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Household Pets

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Taking Animals with You When Travelling within the EU-/EEA-Countries

Before the departure, it is recommended to promptly enquire at the respective Foreign Representation [ausländische Vertretungsbehörde] (embassy or consulate) or the Austrian Representation [Österreichische Vertretungsbehörde] about the most current conditions of entry (e.g. special regulations for importing young animals under three months).

Since October 1, 2004, anyone wishing to travel within the Member States of the European Community or the European Economic Area with a dog, cat or ferret, must equip them with a document issued by a veterinarian authority – the so-called "Pet Passport".

The Pet Passport is a Europe-wide standardised, forgery-proof ID card, which enables the relevant animal to be clearly identified. The card can be obtained from all self-employed veterinary surgeons working in Austria.

For animals older than three months, the Pet Passport must provide evidence that a valid anti-rabies inoculation – or a valid booster inoculation against rabies – has been carried out.

The Pet Passport also contains details about the animal owner and any change in the animal’s ownership. A photo of the respective animal may also be included. The animal’s name, age, race, gender and identification number definitely have to be entered.

If you wish to travel abroad with your dog, cat or ferret, an identification of the pets with a tattoo or micro chip is compulsory. The chip code or the identifiable tattoo must be registered in the Pet Passport.

Until 2 July 2011 it was possible to travel abroad with pets that have a tattooed identification. From 3 July 2011 cats and ferrets must be identified with a chip, but tattoos done before 3 July 2011 remain valid.

Principles for the Keeping of Animals

Whoever takes an animal into her/his care, has to provide food and care suitable for the species, race and age of the animal, as well as accommodation suitable for the species, race, and behaviour, and veterinary care in case of illness or injury.

Cruelty against animals and the killing of animals without reason is explicitly forbidden.

In principle, owners of animals (particularly dog owners) have to make sure that walkways, sidewalks, pedestrian precincts and residential streets, sandboxes and playgrounds are kept clean.

Dog Registration

By reaching the age of three months, all dogs must be registered by their owners with the responsible authority in Austria.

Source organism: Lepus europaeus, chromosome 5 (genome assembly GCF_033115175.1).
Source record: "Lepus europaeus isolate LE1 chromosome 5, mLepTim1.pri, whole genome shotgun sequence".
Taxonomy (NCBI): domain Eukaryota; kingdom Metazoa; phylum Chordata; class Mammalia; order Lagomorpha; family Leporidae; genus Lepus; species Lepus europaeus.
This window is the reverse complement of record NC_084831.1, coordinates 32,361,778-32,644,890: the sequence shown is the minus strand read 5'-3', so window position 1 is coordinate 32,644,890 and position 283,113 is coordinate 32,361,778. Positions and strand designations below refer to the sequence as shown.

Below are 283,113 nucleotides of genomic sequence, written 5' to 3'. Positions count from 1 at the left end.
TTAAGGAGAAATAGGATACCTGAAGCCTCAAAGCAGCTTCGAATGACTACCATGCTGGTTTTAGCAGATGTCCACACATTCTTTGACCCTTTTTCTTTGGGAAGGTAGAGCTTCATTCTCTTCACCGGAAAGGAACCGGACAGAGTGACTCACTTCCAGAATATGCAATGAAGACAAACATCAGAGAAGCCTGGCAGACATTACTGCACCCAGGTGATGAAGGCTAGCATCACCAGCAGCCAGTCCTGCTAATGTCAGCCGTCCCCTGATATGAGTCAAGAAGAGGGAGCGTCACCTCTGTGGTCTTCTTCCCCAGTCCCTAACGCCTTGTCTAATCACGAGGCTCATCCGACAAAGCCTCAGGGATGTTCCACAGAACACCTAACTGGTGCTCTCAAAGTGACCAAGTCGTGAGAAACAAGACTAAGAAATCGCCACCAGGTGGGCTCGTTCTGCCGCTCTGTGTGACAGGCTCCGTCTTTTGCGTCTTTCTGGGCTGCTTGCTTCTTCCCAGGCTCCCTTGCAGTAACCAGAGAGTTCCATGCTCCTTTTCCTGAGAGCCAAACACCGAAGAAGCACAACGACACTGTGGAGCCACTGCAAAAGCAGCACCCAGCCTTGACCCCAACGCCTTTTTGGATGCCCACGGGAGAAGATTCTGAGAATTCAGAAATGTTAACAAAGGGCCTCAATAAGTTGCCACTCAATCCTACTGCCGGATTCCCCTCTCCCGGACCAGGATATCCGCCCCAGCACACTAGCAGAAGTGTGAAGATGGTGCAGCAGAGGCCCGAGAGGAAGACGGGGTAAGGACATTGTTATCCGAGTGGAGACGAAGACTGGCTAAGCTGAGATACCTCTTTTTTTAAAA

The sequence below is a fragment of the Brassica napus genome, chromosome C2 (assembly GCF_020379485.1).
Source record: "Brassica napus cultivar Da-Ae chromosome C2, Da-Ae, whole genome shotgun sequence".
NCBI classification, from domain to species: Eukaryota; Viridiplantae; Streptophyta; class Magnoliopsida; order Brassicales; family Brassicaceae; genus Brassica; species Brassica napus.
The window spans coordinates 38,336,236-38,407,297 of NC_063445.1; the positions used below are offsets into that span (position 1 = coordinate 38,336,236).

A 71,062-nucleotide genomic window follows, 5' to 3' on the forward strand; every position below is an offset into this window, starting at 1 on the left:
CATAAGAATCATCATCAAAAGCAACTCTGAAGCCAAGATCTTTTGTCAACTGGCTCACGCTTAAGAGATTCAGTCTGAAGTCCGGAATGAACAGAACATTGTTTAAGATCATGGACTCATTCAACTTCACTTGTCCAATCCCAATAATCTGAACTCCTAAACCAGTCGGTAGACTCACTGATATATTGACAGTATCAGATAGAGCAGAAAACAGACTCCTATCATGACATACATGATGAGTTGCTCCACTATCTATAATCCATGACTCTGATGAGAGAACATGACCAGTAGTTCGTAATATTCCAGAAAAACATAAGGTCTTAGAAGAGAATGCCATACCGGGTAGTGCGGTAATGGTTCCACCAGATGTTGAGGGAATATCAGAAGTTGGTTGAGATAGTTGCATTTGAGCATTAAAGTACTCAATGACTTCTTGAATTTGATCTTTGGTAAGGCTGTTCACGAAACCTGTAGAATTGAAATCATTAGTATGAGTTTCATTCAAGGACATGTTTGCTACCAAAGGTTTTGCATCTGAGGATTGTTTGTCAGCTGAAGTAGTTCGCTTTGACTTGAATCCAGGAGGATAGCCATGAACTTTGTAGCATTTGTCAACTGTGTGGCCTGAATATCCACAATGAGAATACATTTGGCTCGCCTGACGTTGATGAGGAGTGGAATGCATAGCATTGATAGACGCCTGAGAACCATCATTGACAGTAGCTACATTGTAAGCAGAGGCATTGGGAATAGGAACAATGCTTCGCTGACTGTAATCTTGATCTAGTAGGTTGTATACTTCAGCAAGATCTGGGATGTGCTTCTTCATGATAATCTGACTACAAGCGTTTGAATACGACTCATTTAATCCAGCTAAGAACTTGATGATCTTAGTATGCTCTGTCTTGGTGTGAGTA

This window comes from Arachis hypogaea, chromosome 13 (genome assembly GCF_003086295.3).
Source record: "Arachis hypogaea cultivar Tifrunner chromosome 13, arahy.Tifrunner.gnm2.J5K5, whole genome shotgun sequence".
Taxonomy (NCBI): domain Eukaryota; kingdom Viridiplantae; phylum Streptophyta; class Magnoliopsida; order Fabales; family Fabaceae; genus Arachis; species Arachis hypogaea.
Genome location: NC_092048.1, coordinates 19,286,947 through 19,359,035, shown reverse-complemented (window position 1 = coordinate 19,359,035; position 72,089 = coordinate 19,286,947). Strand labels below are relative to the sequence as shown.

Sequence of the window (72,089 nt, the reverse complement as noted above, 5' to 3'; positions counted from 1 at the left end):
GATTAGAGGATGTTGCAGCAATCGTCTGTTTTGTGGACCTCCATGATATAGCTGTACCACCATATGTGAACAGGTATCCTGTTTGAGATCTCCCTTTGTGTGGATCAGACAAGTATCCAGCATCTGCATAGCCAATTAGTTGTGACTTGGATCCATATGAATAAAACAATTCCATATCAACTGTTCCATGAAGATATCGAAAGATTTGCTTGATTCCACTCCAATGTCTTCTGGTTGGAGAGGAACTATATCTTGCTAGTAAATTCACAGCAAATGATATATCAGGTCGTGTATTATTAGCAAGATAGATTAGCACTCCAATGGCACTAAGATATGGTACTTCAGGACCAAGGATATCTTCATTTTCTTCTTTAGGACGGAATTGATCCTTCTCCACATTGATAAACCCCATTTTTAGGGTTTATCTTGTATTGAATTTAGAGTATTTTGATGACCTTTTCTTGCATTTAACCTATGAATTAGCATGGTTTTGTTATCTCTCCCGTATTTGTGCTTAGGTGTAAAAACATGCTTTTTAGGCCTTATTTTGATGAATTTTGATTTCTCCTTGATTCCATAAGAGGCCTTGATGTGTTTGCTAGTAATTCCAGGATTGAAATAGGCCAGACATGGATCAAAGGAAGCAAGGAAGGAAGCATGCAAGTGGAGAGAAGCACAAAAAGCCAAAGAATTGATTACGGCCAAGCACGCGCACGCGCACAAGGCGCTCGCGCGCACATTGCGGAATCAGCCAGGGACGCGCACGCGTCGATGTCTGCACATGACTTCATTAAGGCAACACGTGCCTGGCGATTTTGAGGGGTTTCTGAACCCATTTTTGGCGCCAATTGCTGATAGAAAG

In principle, all dog owners have to pay a tax. In some municipalities, after payment of the relevant tax the dog owner receives a dog tag from the responsible authority.

In general, wearing the dog tag is not compulsory. However, in some municipalities there is a general obligation for dogs to wear their tags in public.

Since June 30, 2008, all dogs kept in Austria must be identified with a microchip. The chip has to be implanted by a veterinarian at the expenses of the dog’s owner no later than the dog reaching the age of three months. The Federal Ministry of Health and Women’s Affairs provides an Austrian-wide animal protection database for a transregional cooperation.

Responsible Authority
PLEASE NOTE

There are legally prescribed obligations for dog owners by the Protection of Animals Act. As a minimum, a muzzle and a leash should always be brought along when the dog is taken for a walk outside.  

Attention:

There are specific regulations concerning taking dogs on public means of transport (buses, trains, trams, subway). For further information, please enquire with the respective transport authority.

Cancellation of a Licence

Cancellation of a dog licence (death, move, passing on) must be presented to the relevant authority [zuständige Behörde für Hundeabgaben]. As long as this is not done, the tax liability still exists.

Responsible Authority

Prohibition Against Possession of Certain Animal Species

Due to animal protection laws, the possession of certain animal species either requires a permit (e.g. animals in a zoo or circus) or is forbidden (e.g. wild animals) for safety reasons. In particular, game animal species requiring special care and maintenance may only be kept with a permit.

More specific information can be found in the respective animal protection laws of the individual federal provinces.

Responsible Authority

Animal Burial

As a matter of principle the dead bodies of animals are required to be disposed of for hygienic and epidemiological reasons. The owners are obliged to hand over the dead animals to the responsible authorities (e.g. collecting point of the municipal offices, animal remains removal, animal cemetery, animal crematorium).

However, a pet owner may bury a single household pet (i.e. a dog, a cat or a small animal) on his or her own land provided that the animal is not suspected of being infected. There are further restrictions in some federal states!

Responsible Authority
PLEASE NOTE
For further information concerning animal burial please contact the veterinary surgeon’s office [Amtstierarzt].

Dog Registration online [Hundeanmeldung online]

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You can also carry out the Dog Registration [Hundeanmeldung online] online. Please check whether your authority offers the administrative procedure.

More Information

Additional information can be found on the German website at HELP.gv.at.

Last update: 01.07.2016
Please note .
Approved by
Federal Chancellery – HELP Editorial Staff

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